A British politician (a member of the Opposition) recently dismissed David Cameron’s government’s recent cabinet reshuffle as no more than a “sprinkling of women”, despite the British government’s stated aim of wanting to make politics less macho. But Britain isn’t the only villain of the piece when it comes to presiding over startling gender inequalities: there were accusations of tokenism in Australia too, following the appointment of the sole female politician to the country’s cabinet. In fact, in most countries, women are grossly underrepresented in government cabinets. Only around 20 heads of national governments are of the female sex. These are facts. And more facts abound: statistics regarding the parlous state of the gender gap in the workplace fill the columns of our newspapers. Only recently did I read a report which revealed that women’s earnings fall behind men by an average of Â£9,000. Men earn roughly a third more than women overall: the average salary for a man in full-time work is around Â£37,000; by contrast, for a woman in full-time work, the average salary is around Â£27,991. The same report even found a pay gap in retirement: male pensioners live on an average net income of Â£209 per week, compared with Â£194 for women. Of course, pay is not the only area where we see a gender gap. Have a look at UK website Feminista, which lists point by point the shocking state of the gender inequality in a range of areas. We can be confident that many of the statistics we read about are facts, for example, few would dispute that women make up less than 5 percent of CEOs and less than 15 percent of execs in Fortune 500 companies.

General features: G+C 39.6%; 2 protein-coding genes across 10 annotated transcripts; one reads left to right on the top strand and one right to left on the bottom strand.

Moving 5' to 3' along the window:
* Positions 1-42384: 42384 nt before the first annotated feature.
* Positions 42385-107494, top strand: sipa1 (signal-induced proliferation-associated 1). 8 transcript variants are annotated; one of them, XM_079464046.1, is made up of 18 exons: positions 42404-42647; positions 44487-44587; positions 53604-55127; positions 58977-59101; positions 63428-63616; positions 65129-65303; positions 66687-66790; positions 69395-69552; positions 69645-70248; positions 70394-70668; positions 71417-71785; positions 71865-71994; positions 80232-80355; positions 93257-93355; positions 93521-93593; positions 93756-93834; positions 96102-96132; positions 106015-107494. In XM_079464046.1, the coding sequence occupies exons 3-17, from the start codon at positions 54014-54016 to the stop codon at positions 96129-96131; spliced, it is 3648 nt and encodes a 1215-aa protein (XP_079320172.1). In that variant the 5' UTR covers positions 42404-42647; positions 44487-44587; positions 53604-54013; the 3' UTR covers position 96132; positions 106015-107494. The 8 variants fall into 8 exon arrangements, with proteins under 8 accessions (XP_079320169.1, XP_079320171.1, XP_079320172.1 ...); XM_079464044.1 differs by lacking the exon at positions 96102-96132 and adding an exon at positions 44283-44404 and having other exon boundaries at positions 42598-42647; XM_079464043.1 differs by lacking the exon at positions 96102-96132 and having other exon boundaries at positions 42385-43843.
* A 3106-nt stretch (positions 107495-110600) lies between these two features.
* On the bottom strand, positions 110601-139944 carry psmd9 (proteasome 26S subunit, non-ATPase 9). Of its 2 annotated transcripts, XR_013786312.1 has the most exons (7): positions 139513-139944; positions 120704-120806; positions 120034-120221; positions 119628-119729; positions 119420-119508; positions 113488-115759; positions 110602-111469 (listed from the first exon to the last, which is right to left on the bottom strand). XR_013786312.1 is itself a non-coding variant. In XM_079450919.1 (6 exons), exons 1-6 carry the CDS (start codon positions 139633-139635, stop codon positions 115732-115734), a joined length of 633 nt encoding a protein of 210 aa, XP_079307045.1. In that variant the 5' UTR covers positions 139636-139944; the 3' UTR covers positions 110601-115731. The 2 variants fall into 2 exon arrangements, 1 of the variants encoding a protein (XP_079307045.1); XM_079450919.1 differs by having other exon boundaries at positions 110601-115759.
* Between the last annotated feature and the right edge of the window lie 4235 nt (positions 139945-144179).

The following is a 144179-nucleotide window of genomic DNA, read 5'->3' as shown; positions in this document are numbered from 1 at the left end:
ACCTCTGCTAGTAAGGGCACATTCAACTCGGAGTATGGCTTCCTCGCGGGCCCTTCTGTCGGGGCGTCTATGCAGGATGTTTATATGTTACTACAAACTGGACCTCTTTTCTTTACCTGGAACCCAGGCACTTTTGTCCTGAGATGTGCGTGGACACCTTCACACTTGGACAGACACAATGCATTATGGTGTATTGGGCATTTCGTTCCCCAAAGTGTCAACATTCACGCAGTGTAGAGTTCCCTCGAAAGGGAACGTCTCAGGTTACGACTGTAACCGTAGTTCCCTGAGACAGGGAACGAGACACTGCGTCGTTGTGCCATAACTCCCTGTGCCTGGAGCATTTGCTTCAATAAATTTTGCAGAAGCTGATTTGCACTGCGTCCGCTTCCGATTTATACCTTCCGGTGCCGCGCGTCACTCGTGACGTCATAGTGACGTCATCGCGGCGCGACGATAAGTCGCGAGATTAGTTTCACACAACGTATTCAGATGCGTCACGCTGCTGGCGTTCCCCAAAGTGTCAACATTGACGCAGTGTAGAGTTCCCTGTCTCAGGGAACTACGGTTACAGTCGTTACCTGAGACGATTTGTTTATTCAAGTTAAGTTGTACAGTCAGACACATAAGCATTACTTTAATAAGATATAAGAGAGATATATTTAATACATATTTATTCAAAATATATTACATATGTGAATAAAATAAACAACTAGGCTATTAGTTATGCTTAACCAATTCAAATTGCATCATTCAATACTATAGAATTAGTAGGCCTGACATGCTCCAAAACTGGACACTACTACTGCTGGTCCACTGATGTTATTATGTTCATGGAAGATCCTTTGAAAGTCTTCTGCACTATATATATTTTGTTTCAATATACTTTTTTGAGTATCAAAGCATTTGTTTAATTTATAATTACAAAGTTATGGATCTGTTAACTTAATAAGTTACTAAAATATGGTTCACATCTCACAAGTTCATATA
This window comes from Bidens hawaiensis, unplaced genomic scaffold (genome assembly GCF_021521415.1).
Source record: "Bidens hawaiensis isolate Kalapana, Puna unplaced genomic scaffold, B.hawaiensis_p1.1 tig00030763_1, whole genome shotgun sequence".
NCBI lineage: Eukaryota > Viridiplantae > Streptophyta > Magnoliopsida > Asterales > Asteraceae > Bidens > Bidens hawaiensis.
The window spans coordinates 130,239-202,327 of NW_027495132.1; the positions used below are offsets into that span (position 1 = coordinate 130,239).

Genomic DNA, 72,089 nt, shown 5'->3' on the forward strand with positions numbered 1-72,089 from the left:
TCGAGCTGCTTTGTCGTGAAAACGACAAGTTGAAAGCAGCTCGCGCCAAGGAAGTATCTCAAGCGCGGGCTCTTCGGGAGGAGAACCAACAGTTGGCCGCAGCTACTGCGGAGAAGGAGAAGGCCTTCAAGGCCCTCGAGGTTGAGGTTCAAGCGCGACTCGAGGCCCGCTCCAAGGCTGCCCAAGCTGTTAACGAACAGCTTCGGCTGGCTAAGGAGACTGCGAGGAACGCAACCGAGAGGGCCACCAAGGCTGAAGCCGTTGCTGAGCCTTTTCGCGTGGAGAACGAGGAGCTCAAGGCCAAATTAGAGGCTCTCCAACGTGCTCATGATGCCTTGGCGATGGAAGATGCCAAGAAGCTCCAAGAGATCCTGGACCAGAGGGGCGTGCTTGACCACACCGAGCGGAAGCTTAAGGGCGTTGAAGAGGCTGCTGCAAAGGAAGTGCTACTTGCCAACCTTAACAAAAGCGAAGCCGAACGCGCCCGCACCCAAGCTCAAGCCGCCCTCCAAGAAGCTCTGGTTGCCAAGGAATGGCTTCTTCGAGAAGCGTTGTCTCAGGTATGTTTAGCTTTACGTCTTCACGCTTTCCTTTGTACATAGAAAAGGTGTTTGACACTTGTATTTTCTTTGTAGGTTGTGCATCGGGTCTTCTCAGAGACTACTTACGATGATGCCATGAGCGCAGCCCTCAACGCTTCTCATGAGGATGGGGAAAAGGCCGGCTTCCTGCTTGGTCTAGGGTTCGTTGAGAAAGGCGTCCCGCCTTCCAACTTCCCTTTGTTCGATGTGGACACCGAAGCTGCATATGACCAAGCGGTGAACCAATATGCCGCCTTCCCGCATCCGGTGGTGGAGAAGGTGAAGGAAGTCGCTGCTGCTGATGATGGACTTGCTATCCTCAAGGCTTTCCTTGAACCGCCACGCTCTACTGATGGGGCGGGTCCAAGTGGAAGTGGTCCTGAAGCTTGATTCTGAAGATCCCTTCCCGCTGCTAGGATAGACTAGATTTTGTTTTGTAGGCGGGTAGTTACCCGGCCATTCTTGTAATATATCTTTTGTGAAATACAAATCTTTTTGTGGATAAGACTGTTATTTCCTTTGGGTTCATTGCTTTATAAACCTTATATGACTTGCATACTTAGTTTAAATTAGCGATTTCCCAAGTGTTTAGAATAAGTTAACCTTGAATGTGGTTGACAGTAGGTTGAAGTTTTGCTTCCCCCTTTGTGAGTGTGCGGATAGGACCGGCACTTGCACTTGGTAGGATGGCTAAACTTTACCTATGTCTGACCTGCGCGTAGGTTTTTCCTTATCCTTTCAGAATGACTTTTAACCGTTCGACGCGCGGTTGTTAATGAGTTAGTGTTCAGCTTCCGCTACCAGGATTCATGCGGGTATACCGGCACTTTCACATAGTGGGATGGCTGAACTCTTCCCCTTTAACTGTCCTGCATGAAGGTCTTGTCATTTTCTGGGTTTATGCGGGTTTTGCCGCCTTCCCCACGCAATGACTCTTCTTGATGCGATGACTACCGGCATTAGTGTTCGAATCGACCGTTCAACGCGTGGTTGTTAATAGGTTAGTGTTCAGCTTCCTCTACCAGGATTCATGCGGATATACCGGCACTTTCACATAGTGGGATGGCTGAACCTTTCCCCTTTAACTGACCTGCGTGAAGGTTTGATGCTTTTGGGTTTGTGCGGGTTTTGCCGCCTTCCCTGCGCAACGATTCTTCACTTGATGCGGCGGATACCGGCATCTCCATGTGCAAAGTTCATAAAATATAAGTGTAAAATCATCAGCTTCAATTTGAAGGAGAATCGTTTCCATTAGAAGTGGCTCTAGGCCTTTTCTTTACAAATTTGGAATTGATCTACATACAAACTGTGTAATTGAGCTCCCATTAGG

Given that women make up half of the population it seems a tad unfair that such gender disparities exist. Still, does the mere existence of a gender gap point to the fairer sex being treated unfairly? What’s fact, and what’s fiction? Read on for a summary of three observations about the gender gap that may be more fiction than fact – or at least give you pause for thought.
1. Women in Government Are No More Than ‘Window Dressing’
Although a popular view, this is not a true picture of women in government, according to a recent paper. The authors of the paper contrasted the experiences (academic background, political connections, previous cabinet positions held ) and successes (quantity of bills presented, length of time in office and whether the tenure ended with a sacking or “forced resignation”) of male and female politicians in five countries: Argentina, Chile, Colombia, Costa Rica and the United States. The authors posited that if women were seen as unimportant and given unimportant portfolios to manage, or if women were overlooked by the president or prime minister, they would initiate fewer bills than men and they would be easier to dismiss than men. Furthermore, if women were appointed as merely ‘window dressing’ they would not be in their positions for very long. If women were deemed much less likely to succeed than their male counterparts, they would indeed be treated as tokens. But the authors found little evidence of tokenism in any of the five countries they analysed. And although women did initiate fewer bills compared to their male counterparts, they were found to be equally as likely to succeed. Women, the authors reason, are treated fairly, but it is the scarcity of women in high political office that is the real problem.
2. Women Don’t Want the Top Jobs